Question: I have a question that I hope you can help with: Is it true that the greater the affliction (pain/suffering) the Christian suffers in this life, the greater the reward he/she receives in heaven?
Response: You ask if the greater pain and suffering we experience in our lives means a greater reward in heaven. That concept is certainly a hallmark of religious systems that are based upon our works as the criteria for salvation. Islamic writings in the Qur’an and hadith abound with such ideas: “The greater the hardship or trial or tribulation, the greater the reward. The greater the difficulty, the greater the reward...will be for you and for me from Allah” (Tabarak wa ta’ala).
The Scriptures certainly indicate rewards for the faithful, for Jesus taught, “Blessed are ye, when men shall hate you, and when they shall separate you from their company, and shall reproach you, and cast out your name as evil, for the Son of man’s sake. Rejoice ye in that day, and leap for joy: for, behold, your reward is great in heaven: for in the like manner did their fathers unto the prophets” (Lk 6:22-23).
In Mark:10:29-30, Jesus said, “Verily I say unto you, There is no man that hath left house, or brethren, or sisters, or father, or mother, or wife, or children, or lands, for my sake, and the gospel’s, but he shall receive an hundredfold now in this time, houses, and brethren, and sisters, and mothers, and children, and lands, with persecutions; and in the world to come eternal life.”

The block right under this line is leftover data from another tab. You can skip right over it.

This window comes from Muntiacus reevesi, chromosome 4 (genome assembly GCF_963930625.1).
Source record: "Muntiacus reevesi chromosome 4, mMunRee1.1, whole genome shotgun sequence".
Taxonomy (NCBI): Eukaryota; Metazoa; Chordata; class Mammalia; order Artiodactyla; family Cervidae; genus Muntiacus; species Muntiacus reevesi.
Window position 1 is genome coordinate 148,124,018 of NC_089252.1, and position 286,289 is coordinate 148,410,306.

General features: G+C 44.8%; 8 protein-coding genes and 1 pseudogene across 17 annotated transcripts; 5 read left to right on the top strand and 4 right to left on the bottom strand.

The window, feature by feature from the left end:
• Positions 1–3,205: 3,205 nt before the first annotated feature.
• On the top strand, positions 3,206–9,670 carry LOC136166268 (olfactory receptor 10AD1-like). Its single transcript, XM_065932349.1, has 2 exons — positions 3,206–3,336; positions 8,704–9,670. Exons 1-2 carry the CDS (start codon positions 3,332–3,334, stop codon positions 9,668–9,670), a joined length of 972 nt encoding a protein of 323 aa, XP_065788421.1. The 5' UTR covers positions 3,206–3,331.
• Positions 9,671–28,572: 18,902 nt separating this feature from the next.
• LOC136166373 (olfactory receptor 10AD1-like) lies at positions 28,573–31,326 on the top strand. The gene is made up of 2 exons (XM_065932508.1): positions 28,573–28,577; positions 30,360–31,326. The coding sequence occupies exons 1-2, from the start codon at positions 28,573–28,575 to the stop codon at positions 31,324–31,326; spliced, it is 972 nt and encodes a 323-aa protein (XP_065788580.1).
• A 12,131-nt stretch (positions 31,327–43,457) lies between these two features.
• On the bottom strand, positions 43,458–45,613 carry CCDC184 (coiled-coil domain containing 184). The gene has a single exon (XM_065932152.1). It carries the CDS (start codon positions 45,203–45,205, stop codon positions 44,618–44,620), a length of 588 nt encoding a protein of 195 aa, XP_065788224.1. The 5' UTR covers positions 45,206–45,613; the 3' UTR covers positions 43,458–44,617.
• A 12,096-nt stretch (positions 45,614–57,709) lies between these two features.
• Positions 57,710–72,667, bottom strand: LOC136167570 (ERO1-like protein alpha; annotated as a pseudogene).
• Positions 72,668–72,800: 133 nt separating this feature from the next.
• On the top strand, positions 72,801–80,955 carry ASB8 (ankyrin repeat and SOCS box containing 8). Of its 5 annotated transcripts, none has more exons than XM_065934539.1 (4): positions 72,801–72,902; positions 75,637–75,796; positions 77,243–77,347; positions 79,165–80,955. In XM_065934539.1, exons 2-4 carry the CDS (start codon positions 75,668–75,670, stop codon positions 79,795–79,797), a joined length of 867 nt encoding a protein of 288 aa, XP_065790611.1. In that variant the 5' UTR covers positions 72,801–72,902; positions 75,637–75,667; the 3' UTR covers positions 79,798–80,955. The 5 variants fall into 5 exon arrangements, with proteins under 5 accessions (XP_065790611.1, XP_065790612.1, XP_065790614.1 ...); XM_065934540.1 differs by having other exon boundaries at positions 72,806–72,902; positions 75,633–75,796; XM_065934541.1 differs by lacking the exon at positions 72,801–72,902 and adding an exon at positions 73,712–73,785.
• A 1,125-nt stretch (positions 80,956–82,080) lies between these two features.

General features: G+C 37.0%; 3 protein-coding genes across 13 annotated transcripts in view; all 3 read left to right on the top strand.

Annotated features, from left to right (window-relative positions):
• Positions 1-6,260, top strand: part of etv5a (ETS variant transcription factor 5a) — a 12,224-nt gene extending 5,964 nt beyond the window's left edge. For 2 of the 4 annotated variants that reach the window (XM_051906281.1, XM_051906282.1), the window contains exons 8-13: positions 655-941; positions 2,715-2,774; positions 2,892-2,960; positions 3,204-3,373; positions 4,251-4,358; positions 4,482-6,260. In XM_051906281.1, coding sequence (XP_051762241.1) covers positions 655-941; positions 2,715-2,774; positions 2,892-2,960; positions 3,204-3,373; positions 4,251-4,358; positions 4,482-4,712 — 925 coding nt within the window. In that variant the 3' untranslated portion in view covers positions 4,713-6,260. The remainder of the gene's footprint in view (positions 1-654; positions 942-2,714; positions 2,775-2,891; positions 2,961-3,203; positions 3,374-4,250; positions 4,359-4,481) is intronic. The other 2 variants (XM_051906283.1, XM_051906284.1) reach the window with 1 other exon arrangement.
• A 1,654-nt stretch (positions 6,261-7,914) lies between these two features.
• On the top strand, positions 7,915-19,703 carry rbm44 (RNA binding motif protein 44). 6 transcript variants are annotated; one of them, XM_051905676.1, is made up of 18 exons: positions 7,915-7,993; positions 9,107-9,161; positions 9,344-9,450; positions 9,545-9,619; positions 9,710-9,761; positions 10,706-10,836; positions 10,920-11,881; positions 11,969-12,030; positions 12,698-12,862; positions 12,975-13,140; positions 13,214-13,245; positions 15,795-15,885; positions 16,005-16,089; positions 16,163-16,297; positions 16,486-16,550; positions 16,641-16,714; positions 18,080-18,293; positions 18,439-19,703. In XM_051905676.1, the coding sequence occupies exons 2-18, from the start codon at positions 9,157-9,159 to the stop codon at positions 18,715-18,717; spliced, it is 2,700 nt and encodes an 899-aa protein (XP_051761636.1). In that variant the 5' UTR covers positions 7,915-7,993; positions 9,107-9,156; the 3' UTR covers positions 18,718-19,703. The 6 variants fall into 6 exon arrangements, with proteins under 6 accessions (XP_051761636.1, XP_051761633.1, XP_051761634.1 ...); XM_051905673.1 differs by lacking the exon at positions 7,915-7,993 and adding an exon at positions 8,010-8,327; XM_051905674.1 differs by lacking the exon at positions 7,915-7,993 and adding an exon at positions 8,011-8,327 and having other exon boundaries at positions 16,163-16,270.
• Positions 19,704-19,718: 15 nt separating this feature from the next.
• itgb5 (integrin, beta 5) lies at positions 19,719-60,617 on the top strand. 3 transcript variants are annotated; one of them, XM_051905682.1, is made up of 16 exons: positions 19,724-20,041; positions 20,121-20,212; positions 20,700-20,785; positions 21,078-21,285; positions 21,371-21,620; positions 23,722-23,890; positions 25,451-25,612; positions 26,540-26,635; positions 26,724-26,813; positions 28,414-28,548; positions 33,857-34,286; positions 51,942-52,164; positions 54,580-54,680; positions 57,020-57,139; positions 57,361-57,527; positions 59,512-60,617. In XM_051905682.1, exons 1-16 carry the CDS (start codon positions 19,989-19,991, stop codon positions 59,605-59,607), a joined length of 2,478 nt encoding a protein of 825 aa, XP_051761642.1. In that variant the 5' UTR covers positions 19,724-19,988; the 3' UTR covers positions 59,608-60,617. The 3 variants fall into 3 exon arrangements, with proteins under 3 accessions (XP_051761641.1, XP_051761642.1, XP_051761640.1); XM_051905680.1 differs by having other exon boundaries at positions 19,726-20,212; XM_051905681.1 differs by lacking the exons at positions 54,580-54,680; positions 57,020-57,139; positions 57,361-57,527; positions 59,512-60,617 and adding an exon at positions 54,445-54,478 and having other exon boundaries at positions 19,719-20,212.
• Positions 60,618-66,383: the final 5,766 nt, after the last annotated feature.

The Lord promises eternal life, which is far more than a mere quantity (unending life). It also includes the quality of life that we shall experience in heaven. That alone is a sufficient focus for eternity.
The Lord warns of the judgment faced by believers at the judgment seat of Christ: “Every man’s work shall be made manifest: for the day shall declare it, because it shall be revealed by fire; and the fire shall try every man’s work of what sort it is. If any man’s work abide which he has built thereupon, he shall receive a reward. If any man’s work shall be burned, he shall suffer loss: but he himself shall be saved; yet so as by fire” (1 Cor:3:13-15).
The Scriptures do not give us details about rewards that are greater than other rewards. Rather, the comparison is made between “rewards,” and “loss of rewards.” Is not every reward given by God “great?” According to 2 Corinthians:5:10, “We must all appear before the judgment seat of Christ; that every one may receive the things done in his body, according to that he hath done, whether it be good or bad (i.e, worthless).” The “rewards” or “losses” experienced by believers in heaven are the result of our work, that is, our conduct, as we live out our lives in the Lord Jesus Christ.
What is commonly expressed about rewards seems to be based more upon the aspirations of man than the promises of Scripture.